Asvisory of the Day
HILLSBOROUGH, NS: HILLSBOROUGH WATER SUPPLY'S HISTORY OF ISSUES, NS
The community of Bear River's Hillsborough Water Supply was removed from a Boil Water Advisory on March 3, by Nova Scotia Environment. The government authority issued the advisory on December 16, 2016. According to NSE, the notice was a "result of a water sample analysis determining the presence of total coliform."
NSE adds that there were two other samples taken within that same week on December 13 and 19, both of which "were absent [of] total coliform and E.coli." NSE informed us that the follow up test results were enough to meet "the requirements to be removed" from the advisory. Residents were advised that the notice was "removed on December 20, 2016." The Nova Scotia government department informed us that Hillsborough Water Supply uses a "chlorine treatment" system.
This was not the first experience with water troubles that the unincorporated town has faced. The town looked to find solutions to long term issues. The town had a feasibility study conducted around a central water system project by local firm CBCL Limited in 2007.
According to that study "the Hillsborough Water Society was incorporated in 1905". In the beginning the system delivered water to the town "by gravity." It wasn't until eighty-five years later that the first well was drilled. The treatment process has not changed since the time of the study, in 2007 it was noted that it consisted of "the periodic manual addition of Javex to the reservoir". The Hillsborough Water Supply was finally registered with NSE in 2000 and was immediately placed on a "boil advisory".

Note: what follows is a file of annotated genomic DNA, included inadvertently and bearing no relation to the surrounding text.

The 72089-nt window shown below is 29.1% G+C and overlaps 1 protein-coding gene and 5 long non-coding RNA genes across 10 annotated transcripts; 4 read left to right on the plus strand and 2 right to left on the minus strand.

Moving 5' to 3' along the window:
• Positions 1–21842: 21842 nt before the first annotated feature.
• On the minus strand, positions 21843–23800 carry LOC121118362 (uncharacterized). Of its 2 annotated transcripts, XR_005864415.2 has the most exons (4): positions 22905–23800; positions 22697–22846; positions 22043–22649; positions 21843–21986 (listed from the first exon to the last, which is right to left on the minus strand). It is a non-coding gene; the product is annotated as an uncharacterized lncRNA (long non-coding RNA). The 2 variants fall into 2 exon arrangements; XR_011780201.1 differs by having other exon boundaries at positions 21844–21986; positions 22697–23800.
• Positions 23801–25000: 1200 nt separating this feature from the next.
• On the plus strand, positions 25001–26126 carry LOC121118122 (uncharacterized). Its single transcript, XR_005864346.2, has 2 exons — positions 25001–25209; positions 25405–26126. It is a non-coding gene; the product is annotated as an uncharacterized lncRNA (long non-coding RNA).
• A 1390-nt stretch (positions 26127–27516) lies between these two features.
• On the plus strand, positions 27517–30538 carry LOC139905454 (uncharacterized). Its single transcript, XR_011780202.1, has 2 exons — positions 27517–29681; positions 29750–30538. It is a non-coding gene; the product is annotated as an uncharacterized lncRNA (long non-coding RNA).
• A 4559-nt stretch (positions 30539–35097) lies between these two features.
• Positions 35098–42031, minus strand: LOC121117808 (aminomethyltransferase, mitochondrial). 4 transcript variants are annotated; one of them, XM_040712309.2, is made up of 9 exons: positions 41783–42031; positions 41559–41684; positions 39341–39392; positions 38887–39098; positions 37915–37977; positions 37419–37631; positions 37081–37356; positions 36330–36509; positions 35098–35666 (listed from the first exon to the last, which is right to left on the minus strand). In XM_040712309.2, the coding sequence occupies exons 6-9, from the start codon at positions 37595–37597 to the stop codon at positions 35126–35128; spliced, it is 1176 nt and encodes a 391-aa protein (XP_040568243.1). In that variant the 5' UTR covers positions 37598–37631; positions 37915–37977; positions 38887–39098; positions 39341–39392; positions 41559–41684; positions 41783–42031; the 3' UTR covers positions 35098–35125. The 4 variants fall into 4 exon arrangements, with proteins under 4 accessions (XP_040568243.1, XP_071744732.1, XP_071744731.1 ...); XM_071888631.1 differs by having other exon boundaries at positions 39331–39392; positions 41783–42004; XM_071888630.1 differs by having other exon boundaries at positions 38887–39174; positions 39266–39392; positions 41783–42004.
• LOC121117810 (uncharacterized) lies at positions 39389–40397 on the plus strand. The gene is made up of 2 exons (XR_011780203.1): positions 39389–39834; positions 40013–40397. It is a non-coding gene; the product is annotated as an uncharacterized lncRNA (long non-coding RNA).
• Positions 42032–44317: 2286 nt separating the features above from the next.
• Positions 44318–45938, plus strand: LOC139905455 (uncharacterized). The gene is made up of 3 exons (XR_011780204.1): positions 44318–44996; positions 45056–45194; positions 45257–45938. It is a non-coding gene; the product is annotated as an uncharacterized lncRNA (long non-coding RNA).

Not all community members were connected to the water supply, and "24 service connections". The study points out that the community was serviced mostly by "private dug or drilled wells." This further complicates the water security issue in the area because, depending on variables like well depth, the water flows through cracks in the bedrock resulting in "highly variable yields."
The river itself presents particular challenges to those serviced by wells. The study showed that wells drilled that intercepted "aquifers located immediately adjacent to the river may be vulnerable to salt water intrusion." The water supply of those living in Bear River are also affected by the tides.
These were some of the issues facing Bear River drinking water, and it appears to have gotten to a crucial stage. In an issue of the Bear River Tributary, a town newsletter published by the historical society, an operator of the Hillsborough Water Supply was quoted as saying that "the water was unreliable and the system needs attention to the point where it may not last much longer." The town moved to look at a central distribution system and focus on connecting the town centre.
According to the Tributary, the proposed system would be a "user pay service but no home owner could be compelled to hook-up". This meant that those who did not connect to the new system would not be charged. Although the feasibility study points out that "there is a higher level of service and reliability with a central system".
The study identified a suitable area that would adequately meet the water needs of the town. Bear River, has had water quality issues for quite some time and was under a boil water advisory for the better part of the first decade of this century. In light of the boil advisory that was just removed, the towns water safety issues are not that far in the past.
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